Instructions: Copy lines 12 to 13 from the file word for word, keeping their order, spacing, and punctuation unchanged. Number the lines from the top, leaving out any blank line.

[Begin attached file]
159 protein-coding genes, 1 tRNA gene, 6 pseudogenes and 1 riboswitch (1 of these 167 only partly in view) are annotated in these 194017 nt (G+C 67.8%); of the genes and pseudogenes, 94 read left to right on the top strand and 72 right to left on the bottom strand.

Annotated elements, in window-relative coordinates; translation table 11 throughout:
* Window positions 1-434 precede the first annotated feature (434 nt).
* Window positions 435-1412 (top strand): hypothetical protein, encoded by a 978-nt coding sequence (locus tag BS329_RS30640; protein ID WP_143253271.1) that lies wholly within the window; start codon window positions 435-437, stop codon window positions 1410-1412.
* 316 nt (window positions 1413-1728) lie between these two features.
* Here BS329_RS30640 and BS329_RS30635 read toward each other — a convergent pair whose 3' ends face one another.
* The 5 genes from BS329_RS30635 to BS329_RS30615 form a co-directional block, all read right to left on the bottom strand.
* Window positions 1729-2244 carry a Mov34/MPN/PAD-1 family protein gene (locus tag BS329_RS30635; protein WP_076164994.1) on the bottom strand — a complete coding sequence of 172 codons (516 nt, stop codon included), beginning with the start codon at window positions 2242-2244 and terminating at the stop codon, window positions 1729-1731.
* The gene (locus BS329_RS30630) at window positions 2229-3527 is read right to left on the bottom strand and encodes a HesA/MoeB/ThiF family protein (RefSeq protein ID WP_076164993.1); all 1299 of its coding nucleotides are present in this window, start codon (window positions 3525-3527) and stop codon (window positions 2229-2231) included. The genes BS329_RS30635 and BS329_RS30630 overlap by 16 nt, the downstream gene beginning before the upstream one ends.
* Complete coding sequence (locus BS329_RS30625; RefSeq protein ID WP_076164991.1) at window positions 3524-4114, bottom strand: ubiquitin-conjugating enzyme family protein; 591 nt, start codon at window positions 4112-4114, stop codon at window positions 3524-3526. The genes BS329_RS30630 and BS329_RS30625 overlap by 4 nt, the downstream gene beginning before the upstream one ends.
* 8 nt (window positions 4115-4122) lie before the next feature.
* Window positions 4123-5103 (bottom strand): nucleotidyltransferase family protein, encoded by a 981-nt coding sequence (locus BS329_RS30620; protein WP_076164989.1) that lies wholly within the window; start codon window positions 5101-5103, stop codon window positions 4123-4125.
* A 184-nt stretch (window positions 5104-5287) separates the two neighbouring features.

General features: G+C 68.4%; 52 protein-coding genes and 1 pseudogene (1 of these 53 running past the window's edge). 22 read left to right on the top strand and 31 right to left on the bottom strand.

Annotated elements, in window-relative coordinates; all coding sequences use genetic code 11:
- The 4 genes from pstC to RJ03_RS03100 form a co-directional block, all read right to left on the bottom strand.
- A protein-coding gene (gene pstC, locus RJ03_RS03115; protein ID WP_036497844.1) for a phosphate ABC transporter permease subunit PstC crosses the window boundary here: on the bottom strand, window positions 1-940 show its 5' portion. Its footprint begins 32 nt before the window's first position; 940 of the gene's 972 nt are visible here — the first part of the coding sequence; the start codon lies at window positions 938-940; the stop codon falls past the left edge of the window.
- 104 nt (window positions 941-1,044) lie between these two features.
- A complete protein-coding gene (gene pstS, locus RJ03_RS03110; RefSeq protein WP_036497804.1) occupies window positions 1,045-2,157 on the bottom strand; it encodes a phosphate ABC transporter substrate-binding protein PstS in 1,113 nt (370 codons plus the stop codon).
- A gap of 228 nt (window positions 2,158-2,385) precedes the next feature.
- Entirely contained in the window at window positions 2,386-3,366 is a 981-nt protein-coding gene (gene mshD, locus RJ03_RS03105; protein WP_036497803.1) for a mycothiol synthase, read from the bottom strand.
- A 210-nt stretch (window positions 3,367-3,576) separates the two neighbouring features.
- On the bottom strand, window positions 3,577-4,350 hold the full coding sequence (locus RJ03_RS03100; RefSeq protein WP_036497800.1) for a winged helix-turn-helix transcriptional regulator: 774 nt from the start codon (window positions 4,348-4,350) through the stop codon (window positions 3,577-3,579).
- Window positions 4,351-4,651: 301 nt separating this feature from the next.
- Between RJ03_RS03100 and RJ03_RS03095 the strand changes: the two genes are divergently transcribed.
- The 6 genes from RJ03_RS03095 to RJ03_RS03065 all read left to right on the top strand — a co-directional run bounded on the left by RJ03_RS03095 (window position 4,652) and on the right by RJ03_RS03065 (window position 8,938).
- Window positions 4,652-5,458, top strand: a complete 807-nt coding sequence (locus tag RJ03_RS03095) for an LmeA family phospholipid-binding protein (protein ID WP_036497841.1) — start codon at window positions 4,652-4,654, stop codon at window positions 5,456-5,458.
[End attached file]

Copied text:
* Window positions 4123-5103 (bottom strand): nucleotidyltransferase family protein, encoded by a 981-nt coding sequence (locus BS329_RS30620; protein WP_076164989.1) that lies wholly within the window; start codon window positions 5101-5103, stop codon window positions 4123-4125.
* A 184-nt stretch (window positions 5104-5287) separates the two neighbouring features.